WO2019119133A1 - Air heating system - Google Patents

Air heating system Download PDF

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Publication number
WO2019119133A1
WO2019119133A1 PCT/CA2018/051626 CA2018051626W WO2019119133A1 WO 2019119133 A1 WO2019119133 A1 WO 2019119133A1 CA 2018051626 W CA2018051626 W CA 2018051626W WO 2019119133 A1 WO2019119133 A1 WO 2019119133A1
Authority
WO
WIPO (PCT)
Prior art keywords
air
solar
collector
outdoor
solar heat
Prior art date
Application number
PCT/CA2018/051626
Other languages
French (fr)
Inventor
Christian Vachon
Original Assignee
Trigo Energies Inc.
Priority date (The priority date is an assumption and is not a legal conclusion. Google has not performed a legal analysis and makes no representation as to the accuracy of the date listed.)
Filing date
Publication date
Priority to US201762608591P priority Critical
Priority to US62/608,591 priority
Application filed by Trigo Energies Inc. filed Critical Trigo Energies Inc.
Publication of WO2019119133A1 publication Critical patent/WO2019119133A1/en

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Classifications

    • FMECHANICAL ENGINEERING; LIGHTING; HEATING; WEAPONS; BLASTING
    • F24HEATING; RANGES; VENTILATING
    • F24SSOLAR HEAT COLLECTORS; SOLAR HEAT SYSTEMS
    • F24S10/00Solar heat collectors using working fluids
    • F24S10/50Solar heat collectors using working fluids the working fluids being conveyed between plates
    • F24S10/502Solar heat collectors using working fluids the working fluids being conveyed between plates having conduits formed by paired plates and internal partition means
    • FMECHANICAL ENGINEERING; LIGHTING; HEATING; WEAPONS; BLASTING
    • F24HEATING; RANGES; VENTILATING
    • F24SSOLAR HEAT COLLECTORS; SOLAR HEAT SYSTEMS
    • F24S10/00Solar heat collectors using working fluids
    • F24S10/50Solar heat collectors using working fluids the working fluids being conveyed between plates
    • F24S10/503Solar heat collectors using working fluids the working fluids being conveyed between plates having conduits formed by paired plates, only one of which is plane
    • FMECHANICAL ENGINEERING; LIGHTING; HEATING; WEAPONS; BLASTING
    • F24HEATING; RANGES; VENTILATING
    • F24SSOLAR HEAT COLLECTORS; SOLAR HEAT SYSTEMS
    • F24S20/00Solar heat collectors specially adapted for particular uses or environments
    • F24S20/60Solar heat collectors integrated in fixed constructions, e.g. in buildings
    • F24S20/66Solar heat collectors integrated in fixed constructions, e.g. in buildings in the form of facade constructions, e.g. wall constructions
    • FMECHANICAL ENGINEERING; LIGHTING; HEATING; WEAPONS; BLASTING
    • F24HEATING; RANGES; VENTILATING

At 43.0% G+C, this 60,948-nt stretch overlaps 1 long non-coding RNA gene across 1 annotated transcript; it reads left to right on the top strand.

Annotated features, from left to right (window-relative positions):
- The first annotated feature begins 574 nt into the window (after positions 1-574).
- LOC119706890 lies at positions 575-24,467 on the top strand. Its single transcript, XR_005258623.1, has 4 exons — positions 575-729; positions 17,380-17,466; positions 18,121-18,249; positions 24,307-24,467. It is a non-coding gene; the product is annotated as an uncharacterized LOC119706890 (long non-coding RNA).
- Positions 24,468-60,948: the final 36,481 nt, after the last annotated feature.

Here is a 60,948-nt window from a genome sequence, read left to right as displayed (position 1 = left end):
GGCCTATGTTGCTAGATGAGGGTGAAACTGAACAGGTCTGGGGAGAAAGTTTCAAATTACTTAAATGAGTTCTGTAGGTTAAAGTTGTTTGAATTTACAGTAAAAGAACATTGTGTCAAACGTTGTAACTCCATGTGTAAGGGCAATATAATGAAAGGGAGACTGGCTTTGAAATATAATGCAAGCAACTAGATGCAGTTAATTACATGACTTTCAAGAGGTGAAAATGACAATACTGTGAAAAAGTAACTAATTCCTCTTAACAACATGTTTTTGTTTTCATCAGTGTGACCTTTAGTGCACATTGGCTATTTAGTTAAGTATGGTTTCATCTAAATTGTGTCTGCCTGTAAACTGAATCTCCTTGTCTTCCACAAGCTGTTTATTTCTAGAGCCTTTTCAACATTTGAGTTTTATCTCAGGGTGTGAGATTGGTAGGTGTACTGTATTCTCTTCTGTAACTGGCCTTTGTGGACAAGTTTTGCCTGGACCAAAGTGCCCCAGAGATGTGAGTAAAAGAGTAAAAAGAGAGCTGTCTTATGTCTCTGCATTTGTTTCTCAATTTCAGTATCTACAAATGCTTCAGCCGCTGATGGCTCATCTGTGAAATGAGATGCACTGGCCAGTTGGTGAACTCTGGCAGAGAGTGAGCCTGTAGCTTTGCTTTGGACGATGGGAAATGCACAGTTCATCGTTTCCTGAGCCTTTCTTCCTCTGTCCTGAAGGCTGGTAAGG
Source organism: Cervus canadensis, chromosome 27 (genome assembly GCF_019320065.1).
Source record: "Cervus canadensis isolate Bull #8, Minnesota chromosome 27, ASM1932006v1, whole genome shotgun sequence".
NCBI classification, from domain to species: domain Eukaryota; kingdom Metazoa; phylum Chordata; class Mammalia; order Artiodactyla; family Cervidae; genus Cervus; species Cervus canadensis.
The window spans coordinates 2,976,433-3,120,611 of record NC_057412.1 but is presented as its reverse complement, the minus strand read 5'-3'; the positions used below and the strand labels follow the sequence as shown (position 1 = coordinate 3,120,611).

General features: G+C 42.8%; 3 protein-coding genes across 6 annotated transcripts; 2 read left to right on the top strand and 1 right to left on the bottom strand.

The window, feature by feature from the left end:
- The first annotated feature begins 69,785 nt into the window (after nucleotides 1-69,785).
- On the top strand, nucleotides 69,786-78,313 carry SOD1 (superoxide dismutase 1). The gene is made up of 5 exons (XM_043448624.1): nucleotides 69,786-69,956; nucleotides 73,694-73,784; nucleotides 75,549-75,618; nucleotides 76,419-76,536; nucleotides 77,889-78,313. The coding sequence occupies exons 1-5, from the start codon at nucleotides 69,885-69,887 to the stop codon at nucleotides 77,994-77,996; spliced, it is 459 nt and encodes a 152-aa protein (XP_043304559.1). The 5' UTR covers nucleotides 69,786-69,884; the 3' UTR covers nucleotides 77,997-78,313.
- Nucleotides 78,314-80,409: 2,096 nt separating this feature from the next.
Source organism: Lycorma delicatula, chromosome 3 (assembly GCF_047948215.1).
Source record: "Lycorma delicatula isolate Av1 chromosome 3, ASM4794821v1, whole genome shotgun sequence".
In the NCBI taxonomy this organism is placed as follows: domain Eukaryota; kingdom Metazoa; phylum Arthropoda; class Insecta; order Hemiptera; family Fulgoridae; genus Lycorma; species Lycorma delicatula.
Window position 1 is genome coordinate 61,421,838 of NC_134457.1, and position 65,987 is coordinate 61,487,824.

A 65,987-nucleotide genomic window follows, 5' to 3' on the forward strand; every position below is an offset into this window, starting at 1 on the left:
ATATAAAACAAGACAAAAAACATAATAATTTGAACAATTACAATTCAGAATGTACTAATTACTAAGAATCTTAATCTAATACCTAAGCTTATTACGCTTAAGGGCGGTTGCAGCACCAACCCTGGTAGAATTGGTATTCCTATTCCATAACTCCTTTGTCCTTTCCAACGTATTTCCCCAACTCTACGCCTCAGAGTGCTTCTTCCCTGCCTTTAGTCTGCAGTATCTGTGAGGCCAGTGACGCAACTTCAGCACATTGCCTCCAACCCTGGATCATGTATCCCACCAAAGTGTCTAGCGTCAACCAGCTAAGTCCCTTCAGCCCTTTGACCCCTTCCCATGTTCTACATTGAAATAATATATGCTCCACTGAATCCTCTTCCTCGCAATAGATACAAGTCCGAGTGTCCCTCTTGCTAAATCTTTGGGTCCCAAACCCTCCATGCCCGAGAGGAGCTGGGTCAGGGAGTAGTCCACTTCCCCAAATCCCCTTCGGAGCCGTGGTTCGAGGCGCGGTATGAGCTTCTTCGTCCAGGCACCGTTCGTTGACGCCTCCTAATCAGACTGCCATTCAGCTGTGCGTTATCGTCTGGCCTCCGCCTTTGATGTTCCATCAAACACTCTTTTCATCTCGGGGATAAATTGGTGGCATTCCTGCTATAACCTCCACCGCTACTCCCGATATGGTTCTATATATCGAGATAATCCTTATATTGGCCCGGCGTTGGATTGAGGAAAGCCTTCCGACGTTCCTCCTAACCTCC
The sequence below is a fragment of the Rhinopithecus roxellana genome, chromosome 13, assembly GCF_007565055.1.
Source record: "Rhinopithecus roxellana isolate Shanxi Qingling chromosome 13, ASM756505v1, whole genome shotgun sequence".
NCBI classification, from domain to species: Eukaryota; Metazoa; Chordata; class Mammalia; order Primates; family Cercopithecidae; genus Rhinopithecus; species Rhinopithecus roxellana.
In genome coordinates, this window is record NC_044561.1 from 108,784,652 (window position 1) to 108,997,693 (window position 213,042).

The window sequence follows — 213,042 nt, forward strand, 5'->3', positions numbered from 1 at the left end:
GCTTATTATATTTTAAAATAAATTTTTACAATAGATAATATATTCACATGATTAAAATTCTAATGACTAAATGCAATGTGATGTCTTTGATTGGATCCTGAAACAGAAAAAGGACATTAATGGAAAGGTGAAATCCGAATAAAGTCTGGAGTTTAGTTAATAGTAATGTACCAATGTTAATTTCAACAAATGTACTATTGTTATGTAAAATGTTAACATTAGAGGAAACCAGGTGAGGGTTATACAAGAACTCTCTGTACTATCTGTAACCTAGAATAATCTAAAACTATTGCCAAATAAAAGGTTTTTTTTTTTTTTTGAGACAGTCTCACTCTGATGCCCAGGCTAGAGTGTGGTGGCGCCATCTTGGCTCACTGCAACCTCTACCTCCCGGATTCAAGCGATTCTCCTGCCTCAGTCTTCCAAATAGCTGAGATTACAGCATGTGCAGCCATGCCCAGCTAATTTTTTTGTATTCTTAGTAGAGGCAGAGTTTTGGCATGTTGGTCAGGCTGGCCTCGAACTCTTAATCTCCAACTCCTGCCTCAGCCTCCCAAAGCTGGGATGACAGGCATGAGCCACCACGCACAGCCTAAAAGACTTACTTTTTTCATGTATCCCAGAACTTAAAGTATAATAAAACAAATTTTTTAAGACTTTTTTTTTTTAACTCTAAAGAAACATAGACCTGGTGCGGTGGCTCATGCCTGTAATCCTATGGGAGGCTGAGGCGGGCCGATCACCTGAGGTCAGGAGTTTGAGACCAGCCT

• F24FAIR-CONDITIONING; AIR-HUMIDIFICATION; VENTILATION; USE OF AIR CURRENTS FOR SCREENING
    • F24F12/00Use of energy recovery systems in air conditioning, ventilation or screening
    • F24F12/001Use of energy recovery systems in air conditioning, ventilation or screening with heat-exchange between supplied and exhausted air
    • F24F12/006Use of energy recovery systems in air conditioning, ventilation or screening with heat-exchange between supplied and exhausted air using an air-to-air heat exchanger
    • FMECHANICAL ENGINEERING; LIGHTING; HEATING; WEAPONS; BLASTING
    • F24HEATING; RANGES; VENTILATING
    • F24FAIR-CONDITIONING; AIR-HUMIDIFICATION; VENTILATION; USE OF AIR CURRENTS FOR SCREENING
    • F24F5/00Air-conditioning systems or apparatus not covered by F24F1/00 or F24F3/00, e.g. using solar heat or combined with household units such as an oven or water heater
    • F24F5/0046Air-conditioning systems or apparatus not covered by F24F1/00 or F24F3/00, e.g. using solar heat or combined with household units such as an oven or water heater using natural energy, e.g. solar energy, energy from the ground
    • F24F2005/0064Air-conditioning systems or apparatus not covered by F24F1/00 or F24F3/00, e.g. using solar heat or combined with household units such as an oven or water heater using natural energy, e.g. solar energy, energy from the ground using solar energy
    • FMECHANICAL ENGINEERING; LIGHTING; HEATING; WEAPONS; BLASTING
    • F24HEATING; RANGES; VENTILATING
    • F24SSOLAR HEAT COLLECTORS; SOLAR HEAT SYSTEMS
    • F24S10/00Solar heat collectors using working fluids
    • F24S10/30Solar heat collectors using working fluids with means for exchanging heat between two or more working fluids
    • YGENERAL TAGGING OF NEW TECHNOLOGICAL DEVELOPMENTS; GENERAL TAGGING OF CROSS-SECTIONAL TECHNOLOGIES SPANNING OVER SEVERAL SECTIONS OF THE IPC; TECHNICAL SUBJECTS COVERED BY FORMER USPC CROSS-REFERENCE ART COLLECTIONS [XRACs] AND DIGESTS
    • Y02TECHNOLOGIES OR APPLICATIONS FOR MITIGATION OR ADAPTATION AGAINST CLIMATE CHANGE
    • Y02ATECHNOLOGIES FOR ADAPTATION TO CLIMATE CHANGE
    • Y02A30/00Adapting or protecting infrastructure or their operation
    • Y02A30/27Relating to heating, ventilation or air conditioning [HVAC] technologies
    • Y02A30/272Solar heating or cooling
    • YGENERAL TAGGING OF NEW TECHNOLOGICAL DEVELOPMENTS; GENERAL TAGGING OF CROSS-SECTIONAL TECHNOLOGIES SPANNING OVER SEVERAL SECTIONS OF THE IPC; TECHNICAL SUBJECTS COVERED BY FORMER USPC CROSS-REFERENCE ART COLLECTIONS [XRACs] AND DIGESTS
    • Y02TECHNOLOGIES OR APPLICATIONS FOR MITIGATION OR ADAPTATION AGAINST CLIMATE CHANGE
    • Y02BCLIMATE CHANGE MITIGATION TECHNOLOGIES RELATED TO BUILDINGS, e.g. HOUSING, HOUSE APPLIANCES OR RELATED END-USER APPLICATIONS
    • Y02B10/00Integration of renewable energy sources in buildings